Saturday, February 10, 2007

Becoming a Good Teacher

I recently updated my book, Teach and Leorn: Reflections on Communicative Language Teaching, from which this is a chapter, and made it available on Kindle and as an inexpensive book. To enjoy a read, please click here.

What are the qualities of great teachers? According to Jeremy Harmer, good teachers are attentive, understanding, good listeners, passionate. They give interesting classes. They bring their personalities and life experience into the classroom, and develop common ground with their students. They are flexible, student-centred, professional and knowledgeable, empathetic and motivating. They know their students’ names.

There is more. Good teachers adjust their language to a level students can understand without sounding unnatural or patronizing (this is called “modified input”.) They also use gestures, expressions and mime to communicate (this is called “comprehensible input”.)

The qualities students want in a teacher vary from culture to culture. For example, a TEFL student recently undertook a survey of Thai students in a TEFL class. What do Thai students want in a teacher? First, they want a teacher who is kind. They also want a teacher who understands the subject and is prepared for class. They want a teacher who is “human”, by which they explained that he should not be egotistical. And they want a teacher who arrives in class on time. These ideas are largely consistent with Harmers, but you can see cultural differences brought on by the insistence on kindness, humanity and being on time. (Thais are more frequently late than in the West.)

Here are some other ideas about the teacher’s roles and responsibilities. According to one writer, “great teaching comes from preparing thoroughly, challenging the students, listening carefully and respectfully, constantly learning as you teach, and including in every class a clear, insightful, new concept.” According to another, “the teacher’s main responsibilities are to choose class materials and to set class standards.” And according to a third, teaching and learning are part of the human condition. “We are all here to teach and learn.”

So those are the qualities of the good teacher. And there are as many ways to be a good teacher as there are teachers who are determined to do a good job. However, one choice that does seem to go a long way toward helping the teacher become a better teacher is the decision to use inductive methods. Here is a brief explanation of how that works, with examples.

Inductive and Deductive Teaching:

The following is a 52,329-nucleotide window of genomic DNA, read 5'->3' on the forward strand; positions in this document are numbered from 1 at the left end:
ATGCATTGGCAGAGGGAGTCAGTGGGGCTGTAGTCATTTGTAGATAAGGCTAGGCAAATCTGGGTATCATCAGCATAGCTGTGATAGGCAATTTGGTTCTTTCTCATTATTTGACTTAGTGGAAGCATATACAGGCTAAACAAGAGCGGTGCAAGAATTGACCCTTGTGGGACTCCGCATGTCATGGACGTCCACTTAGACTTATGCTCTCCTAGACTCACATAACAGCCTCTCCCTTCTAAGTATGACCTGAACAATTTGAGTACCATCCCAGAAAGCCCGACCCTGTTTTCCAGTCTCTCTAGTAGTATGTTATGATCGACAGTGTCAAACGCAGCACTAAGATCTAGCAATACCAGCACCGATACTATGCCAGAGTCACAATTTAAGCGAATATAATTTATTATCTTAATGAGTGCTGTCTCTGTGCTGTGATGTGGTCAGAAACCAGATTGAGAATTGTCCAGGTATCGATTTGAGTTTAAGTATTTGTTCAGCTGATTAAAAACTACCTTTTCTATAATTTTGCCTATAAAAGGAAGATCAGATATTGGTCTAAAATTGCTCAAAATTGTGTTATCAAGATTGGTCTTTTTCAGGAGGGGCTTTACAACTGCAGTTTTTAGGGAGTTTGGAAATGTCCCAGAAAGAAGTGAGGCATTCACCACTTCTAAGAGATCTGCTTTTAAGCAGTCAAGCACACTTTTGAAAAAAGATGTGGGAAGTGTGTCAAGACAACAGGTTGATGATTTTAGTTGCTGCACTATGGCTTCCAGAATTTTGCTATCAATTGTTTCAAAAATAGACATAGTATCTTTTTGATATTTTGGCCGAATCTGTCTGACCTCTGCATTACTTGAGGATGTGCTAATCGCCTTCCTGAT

Let’s start with the basics. English language teaching consists of applying four linguistic skills (listening, speaking, reading and writing) to three groups of language items (structural, lexical and phonological). The latter correspond roughly to grammar, vocabulary and pronunciation; they amount to linguistic content.

There is endless discussion among teachers about the relative merits of “inductive teaching” compared to “deductive teaching.” In inductive teaching, the students practice language forms, but discover rules or generalizations on their own. They induce the rules from the examples they have practiced. In inductive presentation, the teacher makes the rules explicit by asking students to provide the answer. In deductive teaching, the teacher first gives the students the rules for a language form. Then they practice using them.

Here are examples of each.

Inductive Teaching
1.Write the following sentence on the board (or give it to them as a handout): “She gave me a beautiful big old brown Chinese hat.”
2.Then give them additional sentences, and ask them to put the adjectives in the right order. Example: “I want to buy a ____ ____ ____ ____ ____motorcycle.” (Japanese, red, pretty, new, small).
3.Make the scrambled adjectives increasingly more challenging in the worksheet sentences. Thus, they have to think a bit harder with each new sentence. In this way they will figure out for themselves (induce) how to place adjectives.
4.Elicit ideas from the students about the correct order of adjectives. Using that input, write the rule on the board.

Deductive Teaching:
1. Give the students the following information in a handout:
In English, adjectives come before a noun in a particular order. The order of adjectives is the following:
A. First comes opinion: (Lovely)
B. Then we provide physical description, in a certain order:
1. Size (big)
2. Age (old)
3. Condition (faded)
4. Colour (red)
5. Shape (elongated)
6. Sex (N/A)
C. Then origin: (Canadian)
D. Then material: (birch bark)
E. Then purpose: (racing)
F. And the noun brings up the rear: canoe
2. Give them some adjectives and ask them to write sentences using three or more adjectives in the right order. Their job is to "deduce" the right answers from the rule you set out at the beginning.
3. Check the sentences to see whether they got them right.

These two forms of teaching practice are quite different. In general, use inductive teaching. This may require putting more work into your lesson plans, but it is worth it.
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1 comment:

Anonymous said...

Excellent post. common sense, but for many common sense is not so common.